The Crucifixion: Understanding the Death of Jesus Christ, is now officially in print. It can be ordered at a discount from Eerdmans directly, or from Amazon if you must. If you are a supporter of an independent bookstore, do ask them to order directly from Eerdmans. Eerdmans is superlative in speedy response and delivery, and they give substantial discounts to clergy.
This book about the cross of Christ is not like any other book presently on the market. It delves deeply into all the major images and motifs used in the Old and New Testaments to explain what is happening on the cross. That phrase, “what is happening,” is important. The crucifixion of Christ is not simply a spectacle to wonder at. God is doing something, something unique and cosmically effective, in historical time, at a specific geographical location intimately associated with his promises to the Jews. What is this thing that God is doing? This book attempts to answer that by reflecting in depth on what the Scriptures show us.
The book also attempts a close look at the problem of evil. There is no “answer” in this life to the problem of evil and suffering, but the suffering and excruciating public death of Jesus by torture is related to it in a way that is unique in religion and actually undercuts human religious ideas. The chapter called “The Descent into Hell” examines this matter in depth. Individual human frailty and sinfulness is addressed in the chapter called “The Substitution.” Social evil—war, violence, crime, oppression, racism, exploitation—is addressed particularly in “The Apocalyptic War: Christus Victor.” The entire volume is organized around the central proclamation of the gospel: the justification of the ungodly.
Several lay people have already testified that they are finding the book readable and engaging. To be sure, it is directed to pastors, preachers, and students, but it is also accessible to inquiring non-specialists. It can profitably be used by study groups, particularly by using the eight chapters in Part Two: The Biblical Motifs.
Men reading literary fiction (or not)
Monday, December 17, 2018For most of my life I have observed with alarm that men don't read literary fiction. Nowadays, one does well to find men who read books of any sort--detective fiction, biographies, histories--but it's literary fiction I'm focusing on. Why? Because, as has been noted by many cultural analysts over many years, good fiction stirs up empathy and depth of understanding of human nature. Moreover, it trains the ear for language, and tunes the perceptions for excellence of expression. It guards against sentimentality, the enemy of true understanding.
I don't know why so few men read literary fiction (as opposed to mass-market fiction). Maybe they somehow associate it with being effeminate. Maybe boys just aren't introduced to enough good fiction when they are young. In any case, I think it's a alarming trend, and especially so for preachers. I am thrilled that so many young male pastors seem to like my Crucifixion and Advent books, but I'd like to see them reading good fiction and poetry also.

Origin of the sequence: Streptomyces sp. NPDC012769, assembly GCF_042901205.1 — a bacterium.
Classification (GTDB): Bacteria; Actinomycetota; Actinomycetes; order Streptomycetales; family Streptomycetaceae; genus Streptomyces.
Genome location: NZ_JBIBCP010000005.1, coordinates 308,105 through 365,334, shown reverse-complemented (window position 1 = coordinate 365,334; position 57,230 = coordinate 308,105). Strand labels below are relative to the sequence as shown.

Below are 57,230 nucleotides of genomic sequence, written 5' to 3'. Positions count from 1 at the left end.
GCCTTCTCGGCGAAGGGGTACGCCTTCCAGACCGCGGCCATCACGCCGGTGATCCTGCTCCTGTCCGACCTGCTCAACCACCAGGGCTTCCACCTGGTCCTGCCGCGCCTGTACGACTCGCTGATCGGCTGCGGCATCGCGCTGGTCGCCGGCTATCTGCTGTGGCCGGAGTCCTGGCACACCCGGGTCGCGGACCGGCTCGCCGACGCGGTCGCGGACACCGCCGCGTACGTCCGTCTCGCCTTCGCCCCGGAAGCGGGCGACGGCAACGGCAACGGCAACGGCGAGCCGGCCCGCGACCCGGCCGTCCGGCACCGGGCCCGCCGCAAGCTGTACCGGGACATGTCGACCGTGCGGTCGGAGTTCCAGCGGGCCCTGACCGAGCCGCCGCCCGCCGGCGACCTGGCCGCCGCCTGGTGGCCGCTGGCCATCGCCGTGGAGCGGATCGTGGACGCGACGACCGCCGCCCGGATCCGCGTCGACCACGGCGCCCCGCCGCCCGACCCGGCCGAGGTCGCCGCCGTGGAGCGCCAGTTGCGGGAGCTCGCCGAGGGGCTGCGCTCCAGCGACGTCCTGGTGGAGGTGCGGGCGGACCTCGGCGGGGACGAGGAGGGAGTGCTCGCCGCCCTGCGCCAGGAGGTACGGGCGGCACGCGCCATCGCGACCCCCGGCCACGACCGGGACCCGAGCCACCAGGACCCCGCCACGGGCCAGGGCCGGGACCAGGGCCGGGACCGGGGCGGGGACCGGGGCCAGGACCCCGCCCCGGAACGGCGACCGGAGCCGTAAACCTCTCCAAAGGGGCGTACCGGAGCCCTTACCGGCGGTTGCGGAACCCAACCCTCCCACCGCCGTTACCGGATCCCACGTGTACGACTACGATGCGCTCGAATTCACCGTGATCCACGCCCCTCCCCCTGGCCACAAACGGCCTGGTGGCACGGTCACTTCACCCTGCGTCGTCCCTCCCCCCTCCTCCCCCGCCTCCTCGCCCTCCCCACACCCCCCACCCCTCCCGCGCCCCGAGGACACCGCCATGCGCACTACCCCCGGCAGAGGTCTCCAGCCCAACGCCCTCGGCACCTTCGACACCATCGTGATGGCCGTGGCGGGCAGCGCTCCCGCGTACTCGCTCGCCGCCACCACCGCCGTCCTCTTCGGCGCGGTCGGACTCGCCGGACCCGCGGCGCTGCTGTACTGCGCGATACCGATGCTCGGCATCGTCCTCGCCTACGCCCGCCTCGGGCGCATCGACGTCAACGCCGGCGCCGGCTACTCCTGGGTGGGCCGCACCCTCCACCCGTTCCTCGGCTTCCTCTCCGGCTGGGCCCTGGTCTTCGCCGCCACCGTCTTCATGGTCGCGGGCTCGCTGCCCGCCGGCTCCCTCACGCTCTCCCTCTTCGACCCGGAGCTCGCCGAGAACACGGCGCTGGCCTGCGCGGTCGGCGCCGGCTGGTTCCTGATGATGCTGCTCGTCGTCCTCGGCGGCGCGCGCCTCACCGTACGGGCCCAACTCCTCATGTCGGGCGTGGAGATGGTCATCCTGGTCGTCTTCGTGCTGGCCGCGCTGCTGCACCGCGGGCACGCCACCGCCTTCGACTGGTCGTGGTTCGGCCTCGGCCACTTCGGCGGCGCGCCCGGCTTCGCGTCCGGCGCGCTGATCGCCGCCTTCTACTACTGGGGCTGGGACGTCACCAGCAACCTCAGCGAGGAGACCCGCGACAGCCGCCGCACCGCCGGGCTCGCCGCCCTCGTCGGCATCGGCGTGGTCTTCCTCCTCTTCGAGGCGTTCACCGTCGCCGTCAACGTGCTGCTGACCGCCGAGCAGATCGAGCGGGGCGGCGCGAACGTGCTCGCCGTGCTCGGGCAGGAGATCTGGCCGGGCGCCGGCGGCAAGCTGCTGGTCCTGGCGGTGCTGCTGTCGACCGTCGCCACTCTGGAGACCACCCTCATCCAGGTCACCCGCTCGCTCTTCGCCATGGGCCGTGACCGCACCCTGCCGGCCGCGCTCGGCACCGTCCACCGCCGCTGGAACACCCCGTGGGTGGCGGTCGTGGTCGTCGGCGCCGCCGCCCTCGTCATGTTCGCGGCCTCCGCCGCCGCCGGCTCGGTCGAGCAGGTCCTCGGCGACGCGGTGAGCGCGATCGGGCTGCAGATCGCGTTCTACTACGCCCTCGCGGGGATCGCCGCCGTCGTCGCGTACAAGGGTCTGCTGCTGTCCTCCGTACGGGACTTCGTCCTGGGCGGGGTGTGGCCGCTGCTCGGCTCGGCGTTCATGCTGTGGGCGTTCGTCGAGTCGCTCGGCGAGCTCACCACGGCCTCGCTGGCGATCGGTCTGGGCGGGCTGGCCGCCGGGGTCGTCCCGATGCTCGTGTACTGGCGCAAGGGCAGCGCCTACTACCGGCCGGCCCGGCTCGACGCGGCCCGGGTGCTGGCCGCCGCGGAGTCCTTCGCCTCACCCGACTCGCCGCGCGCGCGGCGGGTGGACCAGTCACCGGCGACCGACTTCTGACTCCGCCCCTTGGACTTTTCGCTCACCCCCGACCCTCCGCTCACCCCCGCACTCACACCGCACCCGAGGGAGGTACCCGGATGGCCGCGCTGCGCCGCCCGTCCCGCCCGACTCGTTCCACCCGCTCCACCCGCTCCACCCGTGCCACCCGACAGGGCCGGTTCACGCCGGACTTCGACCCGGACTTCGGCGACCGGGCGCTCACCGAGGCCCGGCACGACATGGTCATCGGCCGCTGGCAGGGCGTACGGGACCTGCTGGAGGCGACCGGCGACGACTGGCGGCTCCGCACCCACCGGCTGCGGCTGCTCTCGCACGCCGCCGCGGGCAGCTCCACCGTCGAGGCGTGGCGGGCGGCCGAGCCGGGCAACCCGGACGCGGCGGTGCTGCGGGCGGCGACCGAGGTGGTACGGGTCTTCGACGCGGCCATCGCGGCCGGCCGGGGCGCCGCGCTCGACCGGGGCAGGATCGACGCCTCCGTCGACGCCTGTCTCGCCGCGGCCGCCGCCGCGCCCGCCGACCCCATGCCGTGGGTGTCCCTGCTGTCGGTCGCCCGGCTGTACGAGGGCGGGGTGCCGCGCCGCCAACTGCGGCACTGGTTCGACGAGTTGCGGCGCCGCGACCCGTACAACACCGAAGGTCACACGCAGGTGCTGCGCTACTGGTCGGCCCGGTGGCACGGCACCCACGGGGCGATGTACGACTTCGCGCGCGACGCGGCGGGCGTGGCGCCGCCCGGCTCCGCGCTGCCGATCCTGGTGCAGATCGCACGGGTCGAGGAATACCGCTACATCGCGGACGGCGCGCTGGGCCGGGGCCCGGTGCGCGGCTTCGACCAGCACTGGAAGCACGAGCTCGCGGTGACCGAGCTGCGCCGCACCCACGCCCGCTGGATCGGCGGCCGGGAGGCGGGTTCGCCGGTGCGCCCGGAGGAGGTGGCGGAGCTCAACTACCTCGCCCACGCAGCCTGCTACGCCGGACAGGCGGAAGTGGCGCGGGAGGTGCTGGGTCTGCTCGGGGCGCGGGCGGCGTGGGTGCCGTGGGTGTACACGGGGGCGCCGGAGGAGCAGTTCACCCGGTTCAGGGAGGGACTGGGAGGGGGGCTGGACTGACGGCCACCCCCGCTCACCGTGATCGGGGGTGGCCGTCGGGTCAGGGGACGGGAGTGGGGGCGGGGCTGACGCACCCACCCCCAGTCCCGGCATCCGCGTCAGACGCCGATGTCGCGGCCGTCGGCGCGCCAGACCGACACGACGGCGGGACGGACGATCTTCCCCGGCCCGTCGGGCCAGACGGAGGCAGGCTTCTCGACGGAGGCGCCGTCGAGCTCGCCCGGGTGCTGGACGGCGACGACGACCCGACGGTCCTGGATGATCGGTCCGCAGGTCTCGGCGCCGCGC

A close male friend of mine, successful in the financial world, considerably younger than I, devours theological and biblical studies but does not read any fiction. He is getting ready to change his life and go into the not-for-profit world. He frequently asks me what he should read. I haven't told him this yet, but I have taken the opportunity to start forming a list of books that I think would be good start-ups for a man who is serious about life and faith but ignorant of literature. I've had a lot of fun with this. I am going to pack up a box of paperbacks and send it to him for Christmas. If he reads even one or two of them, that will be a gain. He can give the rest away and whoever gets them will perhaps benefit from them. It's giving me a lot of pleasure, anyway.
Here's the list of books. Most of them have a hint (or in some cases more than a hint) of Christian faith or, at least, seeking after faith. Most of them are relatively short and, I think, more accessible to begin with than other books by their authors which are often longer and weightier. I have myself, personally, been moved by all of them. They seem to me like books that would appeal to men. So here it is for what it is worth..in no particular order:
Portrait of a Young Man, by James Joyce
Billy Budd, by Herman Melville
House of Sand and Fog, by Andre Dubus III
O Pioneers! by Willa Cather
Freedomland, by Richard Price
House of Prayer #2, by Mark Richard
The Secret Sharer, by Joseph Conrad
A Burnt-Out Case, by Graham Greene
The Way We Live Now, by Anthony Trollope
The Mayor of Casterbridge, by Thomas Hardy
The Second Coming, by Walker Percy
No Country for Old Men and All the Pretty Horses, by Cormac McCarthy
and finally, two historical novels about ancient Crete and the Greek isles by the great master of the genre:
The King Must Die and The Bull From the Sea, by Mary Renault
Latest Tips From the Times
I am shifting to Twitter!
Monday, January 23, 2017I have decided to stop writing for this "Tips from the Times" feature on my website. From now on, I will simply reTweet articles that I think are notable, trying to be selective and not send too many. I have really enjoyed doing Tips, and I think there are some good pieces in my Tips archives, but I am spending too much time on it and--as we all know by now--Twitter is easier and more efficient, if not exactly mind-stretching! I will be able to put more effort into Ruminations. Many thanks to all my readers.
Yorkminster Baptist Church, Toronto